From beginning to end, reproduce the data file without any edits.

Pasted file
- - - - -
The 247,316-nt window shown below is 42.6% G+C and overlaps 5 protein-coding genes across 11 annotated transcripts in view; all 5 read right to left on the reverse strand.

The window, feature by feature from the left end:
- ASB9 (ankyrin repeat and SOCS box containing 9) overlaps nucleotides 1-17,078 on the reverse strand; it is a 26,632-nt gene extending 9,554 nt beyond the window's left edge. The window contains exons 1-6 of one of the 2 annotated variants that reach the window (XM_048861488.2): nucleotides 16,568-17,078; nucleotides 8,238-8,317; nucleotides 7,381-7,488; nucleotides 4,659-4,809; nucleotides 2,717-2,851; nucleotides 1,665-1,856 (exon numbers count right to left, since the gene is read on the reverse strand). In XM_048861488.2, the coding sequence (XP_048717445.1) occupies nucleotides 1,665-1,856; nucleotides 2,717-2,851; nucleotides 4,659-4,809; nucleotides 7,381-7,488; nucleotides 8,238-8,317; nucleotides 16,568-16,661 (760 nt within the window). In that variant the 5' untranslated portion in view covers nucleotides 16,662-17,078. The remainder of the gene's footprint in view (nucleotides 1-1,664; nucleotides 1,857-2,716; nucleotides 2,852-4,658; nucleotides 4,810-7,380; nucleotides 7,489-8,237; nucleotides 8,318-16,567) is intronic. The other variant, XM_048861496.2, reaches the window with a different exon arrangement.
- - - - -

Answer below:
The 247,316-nt window shown below is 42.6% G+C and overlaps 5 protein-coding genes across 11 annotated transcripts in view; all 5 read right to left on the reverse strand.

The window, feature by feature from the left end:
- ASB9 (ankyrin repeat and SOCS box containing 9) overlaps nucleotides 1-17,078 on the reverse strand; it is a 26,632-nt gene extending 9,554 nt beyond the window's left edge. The window contains exons 1-6 of one of the 2 annotated variants that reach the window (XM_048861488.2): nucleotides 16,568-17,078; nucleotides 8,238-8,317; nucleotides 7,381-7,488; nucleotides 4,659-4,809; nucleotides 2,717-2,851; nucleotides 1,665-1,856 (exon numbers count right to left, since the gene is read on the reverse strand). In XM_048861488.2, the coding sequence (XP_048717445.1) occupies nucleotides 1,665-1,856; nucleotides 2,717-2,851; nucleotides 4,659-4,809; nucleotides 7,381-7,488; nucleotides 8,238-8,317; nucleotides 16,568-16,661 (760 nt within the window). In that variant the 5' untranslated portion in view covers nucleotides 16,662-17,078. The remainder of the gene's footprint in view (nucleotides 1-1,664; nucleotides 1,857-2,716; nucleotides 2,852-4,658; nucleotides 4,810-7,380; nucleotides 7,489-8,237; nucleotides 8,318-16,567) is intronic. The other variant, XM_048861496.2, reaches the window with a different exon arrangement.